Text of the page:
Gold Standard is “Instrumental Rock” in the Truest Sense (Review)
I have a hunch that when most people hear the term “instrumental rock,” they think of that particular strand of post-rock that’s given to sweeping orchestral arrangements and long, expansive compositions. Even bands like Explosions in the Sky and Mogwai, which certainly plant their flag in the louder end of the spectrum, are difficult to think of as actual rock bands, due to their experimental tendencies.
Atlanta’s Gold Standard, on the other hand, is “instrumental rock” in the most literal sense of the term: their songs are all sans vocals and they’re not concerned so much with experimentation and intricate arrangements as they are with melting your face. That’s not say that their music is simple, though. There may not be any elaborate string arrangements embellishing their songs, but the band will still knock you over with a flurry of blows from their power trio set-up.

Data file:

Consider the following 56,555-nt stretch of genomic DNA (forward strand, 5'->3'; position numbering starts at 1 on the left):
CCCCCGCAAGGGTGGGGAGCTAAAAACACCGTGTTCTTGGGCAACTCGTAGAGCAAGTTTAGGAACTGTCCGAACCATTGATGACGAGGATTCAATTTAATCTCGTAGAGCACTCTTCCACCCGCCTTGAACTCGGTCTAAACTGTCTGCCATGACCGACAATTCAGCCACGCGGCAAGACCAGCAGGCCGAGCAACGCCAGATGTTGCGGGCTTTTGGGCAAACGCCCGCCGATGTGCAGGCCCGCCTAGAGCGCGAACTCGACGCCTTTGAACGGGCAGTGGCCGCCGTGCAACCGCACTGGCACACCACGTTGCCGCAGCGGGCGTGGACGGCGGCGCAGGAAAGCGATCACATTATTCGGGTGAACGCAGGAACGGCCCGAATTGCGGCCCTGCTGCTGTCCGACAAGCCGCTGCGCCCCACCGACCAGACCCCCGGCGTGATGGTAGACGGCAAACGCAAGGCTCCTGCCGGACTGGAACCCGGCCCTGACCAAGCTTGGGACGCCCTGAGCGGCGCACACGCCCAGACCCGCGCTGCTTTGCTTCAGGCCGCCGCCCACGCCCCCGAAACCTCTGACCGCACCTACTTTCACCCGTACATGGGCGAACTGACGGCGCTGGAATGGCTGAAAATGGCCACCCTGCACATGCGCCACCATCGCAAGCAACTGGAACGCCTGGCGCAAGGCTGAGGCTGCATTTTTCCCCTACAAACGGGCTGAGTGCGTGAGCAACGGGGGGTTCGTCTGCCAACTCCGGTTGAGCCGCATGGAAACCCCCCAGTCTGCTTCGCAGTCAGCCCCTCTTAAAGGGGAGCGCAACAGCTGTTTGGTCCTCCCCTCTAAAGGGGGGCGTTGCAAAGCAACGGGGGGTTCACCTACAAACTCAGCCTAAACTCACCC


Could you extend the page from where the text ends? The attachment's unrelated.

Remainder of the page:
The late, great Roadside Monument comes to mind on tracks like “Church Bells,” particularly in the rolling, hypnotic bassline: like Johnathan Ford, Chris Ware coaxes a stunning amount of grace and finesse from his instrument without ever sacrificing the low-end. Lee Corum’s drumming is a paradox: it seems to be going all over the place and this close to falling apart at any moment, and yet rather than distract, the chaotic-ness adds a jazz-like energy and vibe to the music.
Meanwhile, George Asimakos’ guitar is the band’s secret weapon. Most of time, he’s content to wind his way through the band’s songs, providing some extra tonal color here or subtly affecting the song’s course there. But on “Motor Skills Are Hard to Control” (interesting title considering the band’s music wouldn’t survive even an ounce of imprecision) and the aforementioned “Church Bells,” his guitar slowly emerges as the focal point, and providing a necessary emotional catharsis in the midst of his bandmates’ tumult.